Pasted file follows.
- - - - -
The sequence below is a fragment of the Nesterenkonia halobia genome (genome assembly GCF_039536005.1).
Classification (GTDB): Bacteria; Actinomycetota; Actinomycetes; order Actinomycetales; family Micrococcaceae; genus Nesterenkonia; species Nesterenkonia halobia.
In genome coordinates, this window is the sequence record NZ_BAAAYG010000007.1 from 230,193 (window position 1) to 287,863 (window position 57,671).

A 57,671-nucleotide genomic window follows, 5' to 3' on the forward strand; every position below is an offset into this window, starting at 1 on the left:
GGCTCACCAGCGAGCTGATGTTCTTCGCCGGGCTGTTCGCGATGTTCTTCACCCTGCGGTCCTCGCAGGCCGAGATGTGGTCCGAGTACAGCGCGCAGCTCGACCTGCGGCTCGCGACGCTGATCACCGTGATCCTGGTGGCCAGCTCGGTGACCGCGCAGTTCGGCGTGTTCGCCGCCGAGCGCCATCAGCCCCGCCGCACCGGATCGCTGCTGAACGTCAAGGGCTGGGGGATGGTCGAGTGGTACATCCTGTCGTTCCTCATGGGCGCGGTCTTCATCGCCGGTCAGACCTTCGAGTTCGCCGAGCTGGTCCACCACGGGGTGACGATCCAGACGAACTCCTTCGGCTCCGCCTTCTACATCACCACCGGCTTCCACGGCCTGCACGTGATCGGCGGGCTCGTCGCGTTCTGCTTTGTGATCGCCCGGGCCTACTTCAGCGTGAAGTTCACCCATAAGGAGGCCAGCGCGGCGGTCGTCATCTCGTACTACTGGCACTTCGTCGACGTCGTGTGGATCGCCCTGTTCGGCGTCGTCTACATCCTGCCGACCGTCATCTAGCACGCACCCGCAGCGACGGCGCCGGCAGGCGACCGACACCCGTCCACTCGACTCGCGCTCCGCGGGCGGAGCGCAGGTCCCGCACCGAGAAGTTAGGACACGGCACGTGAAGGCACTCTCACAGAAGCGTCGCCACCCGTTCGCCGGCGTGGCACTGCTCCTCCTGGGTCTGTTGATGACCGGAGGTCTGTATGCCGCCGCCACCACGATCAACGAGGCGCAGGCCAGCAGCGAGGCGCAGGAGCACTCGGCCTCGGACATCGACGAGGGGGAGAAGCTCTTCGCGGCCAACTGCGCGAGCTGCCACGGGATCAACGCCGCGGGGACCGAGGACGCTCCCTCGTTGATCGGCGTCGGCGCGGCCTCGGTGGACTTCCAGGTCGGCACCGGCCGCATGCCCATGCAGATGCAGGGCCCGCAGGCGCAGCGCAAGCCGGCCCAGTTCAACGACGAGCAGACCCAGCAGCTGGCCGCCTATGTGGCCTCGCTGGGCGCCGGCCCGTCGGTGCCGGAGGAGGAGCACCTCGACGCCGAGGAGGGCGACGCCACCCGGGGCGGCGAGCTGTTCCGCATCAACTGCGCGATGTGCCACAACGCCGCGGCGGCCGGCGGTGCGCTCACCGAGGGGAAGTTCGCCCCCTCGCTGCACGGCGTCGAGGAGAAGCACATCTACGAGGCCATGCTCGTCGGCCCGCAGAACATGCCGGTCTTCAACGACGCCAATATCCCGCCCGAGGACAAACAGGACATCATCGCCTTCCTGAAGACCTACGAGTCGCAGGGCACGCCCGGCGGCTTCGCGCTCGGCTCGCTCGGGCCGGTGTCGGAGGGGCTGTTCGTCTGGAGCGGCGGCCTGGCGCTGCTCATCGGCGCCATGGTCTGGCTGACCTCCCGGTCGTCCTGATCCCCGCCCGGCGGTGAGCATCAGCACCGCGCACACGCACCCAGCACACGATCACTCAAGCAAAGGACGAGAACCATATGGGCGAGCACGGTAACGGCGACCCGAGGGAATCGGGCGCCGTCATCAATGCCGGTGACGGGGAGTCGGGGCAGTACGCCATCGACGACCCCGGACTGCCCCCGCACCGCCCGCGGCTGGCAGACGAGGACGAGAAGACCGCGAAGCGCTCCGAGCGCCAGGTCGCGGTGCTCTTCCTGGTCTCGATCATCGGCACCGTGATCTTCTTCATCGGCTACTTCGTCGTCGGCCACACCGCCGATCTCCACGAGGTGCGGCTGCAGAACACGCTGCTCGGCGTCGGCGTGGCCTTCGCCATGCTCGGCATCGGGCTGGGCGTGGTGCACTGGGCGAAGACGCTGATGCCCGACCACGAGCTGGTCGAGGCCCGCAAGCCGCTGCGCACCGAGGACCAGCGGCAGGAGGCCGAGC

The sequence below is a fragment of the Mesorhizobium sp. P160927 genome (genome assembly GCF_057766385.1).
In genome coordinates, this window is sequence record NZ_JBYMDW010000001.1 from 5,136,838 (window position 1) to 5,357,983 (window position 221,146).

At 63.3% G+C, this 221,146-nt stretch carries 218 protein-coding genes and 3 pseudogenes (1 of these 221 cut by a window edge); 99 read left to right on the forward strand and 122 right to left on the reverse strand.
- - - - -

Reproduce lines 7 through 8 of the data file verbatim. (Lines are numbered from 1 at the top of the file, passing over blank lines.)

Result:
In genome coordinates, this window is sequence record NZ_JBYMDW010000001.1 from 5,136,838 (window position 1) to 5,357,983 (window position 221,146).

At 63.3% G+C, this 221,146-nt stretch carries 218 protein-coding genes and 3 pseudogenes (1 of these 221 cut by a window edge); 99 read left to right on the forward strand and 122 right to left on the reverse strand.